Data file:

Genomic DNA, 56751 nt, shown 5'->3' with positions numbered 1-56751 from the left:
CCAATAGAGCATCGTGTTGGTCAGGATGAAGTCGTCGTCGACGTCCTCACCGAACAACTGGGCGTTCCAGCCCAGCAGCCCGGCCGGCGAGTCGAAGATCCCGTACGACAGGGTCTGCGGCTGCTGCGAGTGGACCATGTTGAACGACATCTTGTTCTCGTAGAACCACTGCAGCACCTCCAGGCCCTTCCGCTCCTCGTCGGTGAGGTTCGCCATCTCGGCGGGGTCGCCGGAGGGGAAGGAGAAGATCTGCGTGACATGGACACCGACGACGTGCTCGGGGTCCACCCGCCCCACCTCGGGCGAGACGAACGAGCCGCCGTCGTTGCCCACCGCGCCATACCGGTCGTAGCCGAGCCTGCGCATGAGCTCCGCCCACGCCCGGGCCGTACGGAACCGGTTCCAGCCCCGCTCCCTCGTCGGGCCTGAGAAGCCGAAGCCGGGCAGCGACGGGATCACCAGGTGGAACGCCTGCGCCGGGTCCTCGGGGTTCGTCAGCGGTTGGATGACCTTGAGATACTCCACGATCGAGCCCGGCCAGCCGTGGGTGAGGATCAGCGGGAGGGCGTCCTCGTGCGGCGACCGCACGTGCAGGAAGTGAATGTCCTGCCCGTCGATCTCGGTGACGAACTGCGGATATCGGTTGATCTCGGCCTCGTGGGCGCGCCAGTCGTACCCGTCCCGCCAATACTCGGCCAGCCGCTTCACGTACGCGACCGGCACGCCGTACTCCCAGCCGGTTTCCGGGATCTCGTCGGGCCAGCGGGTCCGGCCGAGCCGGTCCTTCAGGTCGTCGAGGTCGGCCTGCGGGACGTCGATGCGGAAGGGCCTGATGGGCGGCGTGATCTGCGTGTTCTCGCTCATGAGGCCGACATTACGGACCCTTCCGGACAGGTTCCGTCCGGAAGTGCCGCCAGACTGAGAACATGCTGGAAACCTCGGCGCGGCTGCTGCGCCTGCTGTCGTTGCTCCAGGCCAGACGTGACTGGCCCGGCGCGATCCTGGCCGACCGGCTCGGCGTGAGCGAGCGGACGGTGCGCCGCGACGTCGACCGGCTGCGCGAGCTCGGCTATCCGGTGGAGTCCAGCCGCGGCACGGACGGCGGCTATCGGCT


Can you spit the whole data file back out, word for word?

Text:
Genomic DNA, 56751 nt, shown 5'->3' with positions numbered 1-56751 from the left:
CCAATAGAGCATCGTGTTGGTCAGGATGAAGTCGTCGTCGACGTCCTCACCGAACAACTGGGCGTTCCAGCCCAGCAGCCCGGCCGGCGAGTCGAAGATCCCGTACGACAGGGTCTGCGGCTGCTGCGAGTGGACCATGTTGAACGACATCTTGTTCTCGTAGAACCACTGCAGCACCTCCAGGCCCTTCCGCTCCTCGTCGGTGAGGTTCGCCATCTCGGCGGGGTCGCCGGAGGGGAAGGAGAAGATCTGCGTGACATGGACACCGACGACGTGCTCGGGGTCCACCCGCCCCACCTCGGGCGAGACGAACGAGCCGCCGTCGTTGCCCACCGCGCCATACCGGTCGTAGCCGAGCCTGCGCATGAGCTCCGCCCACGCCCGGGCCGTACGGAACCGGTTCCAGCCCCGCTCCCTCGTCGGGCCTGAGAAGCCGAAGCCGGGCAGCGACGGGATCACCAGGTGGAACGCCTGCGCCGGGTCCTCGGGGTTCGTCAGCGGTTGGATGACCTTGAGATACTCCACGATCGAGCCCGGCCAGCCGTGGGTGAGGATCAGCGGGAGGGCGTCCTCGTGCGGCGACCGCACGTGCAGGAAGTGAATGTCCTGCCCGTCGATCTCGGTGACGAACTGCGGATATCGGTTGATCTCGGCCTCGTGGGCGCGCCAGTCGTACCCGTCCCGCCAATACTCGGCCAGCCGCTTCACGTACGCGACCGGCACGCCGTACTCCCAGCCGGTTTCCGGGATCTCGTCGGGCCAGCGGGTCCGGCCGAGCCGGTCCTTCAGGTCGTCGAGGTCGGCCTGCGGGACGTCGATGCGGAAGGGCCTGATGGGCGGCGTGATCTGCGTGTTCTCGCTCATGAGGCCGACATTACGGACCCTTCCGGACAGGTTCCGTCCGGAAGTGCCGCCAGACTGAGAACATGCTGGAAACCTCGGCGCGGCTGCTGCGCCTGCTGTCGTTGCTCCAGGCCAGACGTGACTGGCCCGGCGCGATCCTGGCCGACCGGCTCGGCGTGAGCGAGCGGACGGTGCGCCGCGACGTCGACCGGCTGCGCGAGCTCGGCTATCCGGTGGAGTCCAGCCGCGGCACGGACGGCGGCTATCGGCT